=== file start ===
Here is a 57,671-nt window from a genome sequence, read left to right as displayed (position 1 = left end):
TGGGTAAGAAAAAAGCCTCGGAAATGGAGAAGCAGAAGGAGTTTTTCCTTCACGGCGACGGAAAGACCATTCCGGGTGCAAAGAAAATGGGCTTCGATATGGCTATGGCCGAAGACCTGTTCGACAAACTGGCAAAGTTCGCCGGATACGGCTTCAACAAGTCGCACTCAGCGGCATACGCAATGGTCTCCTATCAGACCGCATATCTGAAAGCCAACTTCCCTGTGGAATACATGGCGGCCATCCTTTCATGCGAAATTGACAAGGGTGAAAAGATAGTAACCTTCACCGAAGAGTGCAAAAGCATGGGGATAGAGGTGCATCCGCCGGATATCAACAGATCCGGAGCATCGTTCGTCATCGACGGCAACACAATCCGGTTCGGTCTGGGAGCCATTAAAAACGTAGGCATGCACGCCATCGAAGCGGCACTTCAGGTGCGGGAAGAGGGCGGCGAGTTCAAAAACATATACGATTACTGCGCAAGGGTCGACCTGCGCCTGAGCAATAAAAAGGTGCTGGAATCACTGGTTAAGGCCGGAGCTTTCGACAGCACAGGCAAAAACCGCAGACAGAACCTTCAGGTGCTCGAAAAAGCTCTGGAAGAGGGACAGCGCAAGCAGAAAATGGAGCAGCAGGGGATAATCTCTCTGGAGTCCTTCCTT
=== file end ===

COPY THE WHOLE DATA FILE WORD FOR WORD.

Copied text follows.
Here is a 57,671-nt window from a genome sequence, read left to right as displayed (position 1 = left end):
TGGGTAAGAAAAAAGCCTCGGAAATGGAGAAGCAGAAGGAGTTTTTCCTTCACGGCGACGGAAAGACCATTCCGGGTGCAAAGAAAATGGGCTTCGATATGGCTATGGCCGAAGACCTGTTCGACAAACTGGCAAAGTTCGCCGGATACGGCTTCAACAAGTCGCACTCAGCGGCATACGCAATGGTCTCCTATCAGACCGCATATCTGAAAGCCAACTTCCCTGTGGAATACATGGCGGCCATCCTTTCATGCGAAATTGACAAGGGTGAAAAGATAGTAACCTTCACCGAAGAGTGCAAAAGCATGGGGATAGAGGTGCATCCGCCGGATATCAACAGATCCGGAGCATCGTTCGTCATCGACGGCAACACAATCCGGTTCGGTCTGGGAGCCATTAAAAACGTAGGCATGCACGCCATCGAAGCGGCACTTCAGGTGCGGGAAGAGGGCGGCGAGTTCAAAAACATATACGATTACTGCGCAAGGGTCGACCTGCGCCTGAGCAATAAAAAGGTGCTGGAATCACTGGTTAAGGCCGGAGCTTTCGACAGCACAGGCAAAAACCGCAGACAGAACCTTCAGGTGCTCGAAAAAGCTCTGGAAGAGGGACAGCGCAAGCAGAAAATGGAGCAGCAGGGGATAATCTCTCTGGAGTCCTTCCTT